It is a conversation starter as well as a challenge I throw at Jesus quite often. He has a very understanding look on His face. I sit in my chair and glower at Him.
“We’ve covered this ground before,” He says.
“Sure, sure, so tell me,” I say, “you could part the Red Sea but couldn’t save one little woman from cancer?” He dislikes cynicism but I can’t resist.
“Remember your father-in-law,” He reminds me.
How can I forget? It was 1979 and my father-in-law didn’t look like he was going to recover from surgery. I was a new Christian who stormed into the hospital like Tim Tebow ready to roll over Satan and pull the game out late in the 4th quarter. I threw perfect spiral prayers to every part of the end zone. Apparently I didn’t hit any of my receivers. My father-in-law died.
I looked for answers to why he died. And more importantly, why my prayers went unanswered. Several days later, while I was mowing the lawn on my tractor, Jesus spoke to me, or maybe the tractor backfired. I’m not sure which.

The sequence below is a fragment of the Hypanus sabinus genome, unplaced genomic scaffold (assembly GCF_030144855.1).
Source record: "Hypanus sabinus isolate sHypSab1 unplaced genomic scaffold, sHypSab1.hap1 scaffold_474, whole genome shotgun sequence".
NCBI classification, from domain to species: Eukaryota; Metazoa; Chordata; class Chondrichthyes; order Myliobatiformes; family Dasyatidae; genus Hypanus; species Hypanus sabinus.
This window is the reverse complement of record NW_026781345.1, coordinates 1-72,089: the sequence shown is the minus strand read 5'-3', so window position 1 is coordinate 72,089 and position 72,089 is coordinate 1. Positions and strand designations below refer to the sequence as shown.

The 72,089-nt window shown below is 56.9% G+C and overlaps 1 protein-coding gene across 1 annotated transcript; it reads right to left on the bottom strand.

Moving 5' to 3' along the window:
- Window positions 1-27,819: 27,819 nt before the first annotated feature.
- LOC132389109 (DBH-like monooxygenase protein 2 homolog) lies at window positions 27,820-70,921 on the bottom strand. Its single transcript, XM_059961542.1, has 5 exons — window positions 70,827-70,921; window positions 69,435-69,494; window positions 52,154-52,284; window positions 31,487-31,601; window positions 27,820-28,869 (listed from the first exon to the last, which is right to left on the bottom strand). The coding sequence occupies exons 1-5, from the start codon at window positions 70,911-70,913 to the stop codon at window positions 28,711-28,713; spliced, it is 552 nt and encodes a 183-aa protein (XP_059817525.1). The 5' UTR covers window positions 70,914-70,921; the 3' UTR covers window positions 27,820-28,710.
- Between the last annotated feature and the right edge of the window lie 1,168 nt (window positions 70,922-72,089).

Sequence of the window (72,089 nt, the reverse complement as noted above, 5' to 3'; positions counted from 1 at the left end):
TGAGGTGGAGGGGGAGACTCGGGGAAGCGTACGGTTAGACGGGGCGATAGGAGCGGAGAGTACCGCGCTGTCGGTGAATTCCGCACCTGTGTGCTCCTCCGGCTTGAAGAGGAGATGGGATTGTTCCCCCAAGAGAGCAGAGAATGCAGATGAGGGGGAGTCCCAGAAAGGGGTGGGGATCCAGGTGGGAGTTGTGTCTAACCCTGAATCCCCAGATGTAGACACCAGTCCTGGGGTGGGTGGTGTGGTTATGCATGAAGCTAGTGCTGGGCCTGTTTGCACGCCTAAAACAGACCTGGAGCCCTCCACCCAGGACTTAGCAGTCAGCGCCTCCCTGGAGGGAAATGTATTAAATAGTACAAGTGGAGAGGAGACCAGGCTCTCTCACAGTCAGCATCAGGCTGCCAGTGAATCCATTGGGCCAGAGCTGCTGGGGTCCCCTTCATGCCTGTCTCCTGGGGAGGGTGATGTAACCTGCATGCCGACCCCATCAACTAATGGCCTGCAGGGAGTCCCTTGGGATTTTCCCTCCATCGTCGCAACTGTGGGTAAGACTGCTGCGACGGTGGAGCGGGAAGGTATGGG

“What’s your problem?” He sounded annoyed; or it could have been a faulty carburetor. “You asked for his life and I gave him eternal life.”
“But … but …” But I knew He had me.
“But what about my wife, you’ve been ducking that one.”
“Remember what she said?”
During one of our talks before she died she said she knew where she was going and whom she was going to be with. She told me she wouldn’t trade addresses with me even if she could.
“Did she have to deteriorate the way she did? Where was the dignity in that?” I asked smugly, sure that I had Him this time.
“You only saw her body diminish — you couldn’t see her spirit flourish, or her faith mushroom, or her trust in me grow.”
“That isn’t what I wanted.”
“It wasn’t about you.”
“Is it about me now?”
“Lord, help Thou my unbelief.”
“I just did.”